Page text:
Use Blank Silver Engraving Art Scraper Foil Boards (copper and glow-in-the-dark boards are available too) or Blank 'Rainbow Underprint Boards' — or even home made multicoloured scraper-sheets (layers with wax crayon topped with a thick layer of black poster paint mixed with washing up liquid). Engrave your own designs by scraping out the shape of an Arabic character - or two, or even a whole word or phrase. You might make a door nameplate for each room - starting with the kitchen where everyone can admire your handiwork!
Inspired by EDX Education - 'First Words Lotto Shapes to Match in a Bag', you could cut out multiples of a few Arabic characters from
Foam sheets or MDF (medium density fibreboard), and put them into a big paper bag and shake. Then see if your child can find two matching characters by feel! You could invent other games to play with the shapes too.
'Blind Snap': Use your cut-out Arabic characters and a blindfold.
'Hide-and-Seek Challenge': Hide all the duplicate characters. Ask a child to find the matching letter. For vocabulary practise, repeat the game with a sequence of letters which spells out a word in Arabic, and challenge your child to discover the word. Later you can give the letters out of sequence, for a bigger challenge.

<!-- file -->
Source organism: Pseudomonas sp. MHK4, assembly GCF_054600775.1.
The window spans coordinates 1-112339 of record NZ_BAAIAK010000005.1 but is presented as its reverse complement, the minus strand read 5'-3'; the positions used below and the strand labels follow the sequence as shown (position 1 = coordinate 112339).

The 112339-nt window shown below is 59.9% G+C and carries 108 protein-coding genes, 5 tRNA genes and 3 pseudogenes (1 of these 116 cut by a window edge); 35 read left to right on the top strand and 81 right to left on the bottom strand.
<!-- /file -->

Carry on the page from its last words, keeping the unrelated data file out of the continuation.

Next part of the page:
Similar to the EDX Education Alphabet Lacing Cards draw the Arabic letter shapes on cards and punch holes around the outside edge of the shapes ready for lacing.
To build vocabulary, paint Arabic characters onto big flattish 'beads' with threading holes. Your child can thread the characters on to a string to make up a word / words. Buying beads which are big enough to paint the arabic letter on could be tricky - so buy toy blocks and drill your own hole, or Polystyrene Cubes - again, add a hole.
Alternatively, make your own big flat beads from salt dough, Fimo or papier mache. Remember to make an oversized hole, as it will shrink during drying.
For hands on Arabic writing practise - or to help learn the Arabic alphabet - try drawing the letter shapes in a tray of sand — or be daring and write ion lipstick on the bathroom mirror (but only if you're willing to spend ages cleaning the mirror!).
Cleaner ways to make the shapes are Fimo or Playdough (or other dough) or plasticine
To the following, just add your own imagination:
CD-ROMS enabling you to learn Arabic are available for a variety of learning-styles, and for PCs and MACs.